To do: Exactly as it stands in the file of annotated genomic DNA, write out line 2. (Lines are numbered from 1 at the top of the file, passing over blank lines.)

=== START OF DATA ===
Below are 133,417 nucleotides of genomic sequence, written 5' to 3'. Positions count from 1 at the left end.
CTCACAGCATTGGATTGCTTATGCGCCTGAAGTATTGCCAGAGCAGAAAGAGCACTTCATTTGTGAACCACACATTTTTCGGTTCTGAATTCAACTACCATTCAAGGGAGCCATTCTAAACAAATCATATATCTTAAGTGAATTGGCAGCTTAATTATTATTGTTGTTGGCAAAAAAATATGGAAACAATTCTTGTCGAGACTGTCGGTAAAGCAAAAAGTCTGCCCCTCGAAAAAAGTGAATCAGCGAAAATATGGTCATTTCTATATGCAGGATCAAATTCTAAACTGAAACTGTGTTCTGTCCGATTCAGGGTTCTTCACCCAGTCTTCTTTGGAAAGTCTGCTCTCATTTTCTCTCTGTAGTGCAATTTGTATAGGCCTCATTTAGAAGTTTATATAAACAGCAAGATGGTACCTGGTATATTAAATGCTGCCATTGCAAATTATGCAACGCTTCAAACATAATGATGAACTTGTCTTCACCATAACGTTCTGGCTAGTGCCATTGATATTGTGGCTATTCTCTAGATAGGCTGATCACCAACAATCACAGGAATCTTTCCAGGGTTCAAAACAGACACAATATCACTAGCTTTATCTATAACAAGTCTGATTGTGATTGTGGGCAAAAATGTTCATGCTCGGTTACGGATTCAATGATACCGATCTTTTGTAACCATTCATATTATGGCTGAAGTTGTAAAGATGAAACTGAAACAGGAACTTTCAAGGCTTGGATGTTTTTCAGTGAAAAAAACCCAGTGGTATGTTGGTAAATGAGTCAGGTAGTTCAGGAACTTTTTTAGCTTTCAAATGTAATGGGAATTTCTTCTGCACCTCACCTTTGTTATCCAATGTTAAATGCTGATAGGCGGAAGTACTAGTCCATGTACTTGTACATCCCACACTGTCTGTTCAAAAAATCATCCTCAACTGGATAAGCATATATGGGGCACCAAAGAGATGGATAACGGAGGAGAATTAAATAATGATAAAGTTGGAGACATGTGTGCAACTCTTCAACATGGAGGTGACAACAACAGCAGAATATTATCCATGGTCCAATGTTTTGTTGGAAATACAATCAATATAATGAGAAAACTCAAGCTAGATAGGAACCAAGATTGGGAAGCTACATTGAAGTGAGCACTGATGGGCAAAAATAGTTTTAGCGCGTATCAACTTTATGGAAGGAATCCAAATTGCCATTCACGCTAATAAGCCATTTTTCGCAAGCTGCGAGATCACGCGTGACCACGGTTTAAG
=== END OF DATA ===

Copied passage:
CTCACAGCATTGGATTGCTTATGCGCCTGAAGTATTGCCAGAGCAGAAAGAGCACTTCATTTGTGAACCACACATTTTTCGGTTCTGAATTCAACTACCATTCAAGGGAGCCATTCTAAACAAATCATATATCTTAAGTGAATTGGCAGCTTAATTATTATTGTTGTTGGCAAAAAAATATGGAAACAATTCTTGTCGAGACTGTCGGTAAAGCAAAAAGTCTGCCCCTCGAAAAAAGTGAATCAGCGAAAATATGGTCATTTCTATATGCAGGATCAAATTCTAAACTGAAACTGTGTTCTGTCCGATTCAGGGTTCTTCACCCAGTCTTCTTTGGAAAGTCTGCTCTCATTTTCTCTCTGTAGTGCAATTTGTATAGGCCTCATTTAGAAGTTTATATAAACAGCAAGATGGTACCTGGTATATTAAATGCTGCCATTGCAAATTATGCAACGCTTCAAACATAATGATGAACTTGTCTTCACCATAACGTTCTGGCTAGTGCCATTGATATTGTGGCTATTCTCTAGATAGGCTGATCACCAACAATCACAGGAATCTTTCCAGGGTTCAAAACAGACACAATATCACTAGCTTTATCTATAACAAGTCTGATTGTGATTGTGGGCAAAAATGTTCATGCTCGGTTACGGATTCAATGATACCGATCTTTTGTAACCATTCATATTATGGCTGAAGTTGTAAAGATGAAACTGAAACAGGAACTTTCAAGGCTTGGATGTTTTTCAGTGAAAAAAACCCAGTGGTATGTTGGTAAATGAGTCAGGTAGTTCAGGAACTTTTTTAGCTTTCAAATGTAATGGGAATTTCTTCTGCACCTCACCTTTGTTATCCAATGTTAAATGCTGATAGGCGGAAGTACTAGTCCATGTACTTGTACATCCCACACTGTCTGTTCAAAAAATCATCCTCAACTGGATAAGCATATATGGGGCACCAAAGAGATGGATAACGGAGGAGAATTAAATAATGATAAAGTTGGAGACATGTGTGCAACTCTTCAACATGGAGGTGACAACAACAGCAGAATATTATCCATGGTCCAATGTTTTGTTGGAAATACAATCAATATAATGAGAAAACTCAAGCTAGATAGGAACCAAGATTGGGAAGCTACATTGAAGTGAGCACTGATGGGCAAAAATAGTTTTAGCGCGTATCAACTTTATGGAAGGAATCCAAATTGCCATTCACGCTAATAAGCCATTTTTCGCAAGCTGCGAGATCACGCGTGACCACGGTTTAAG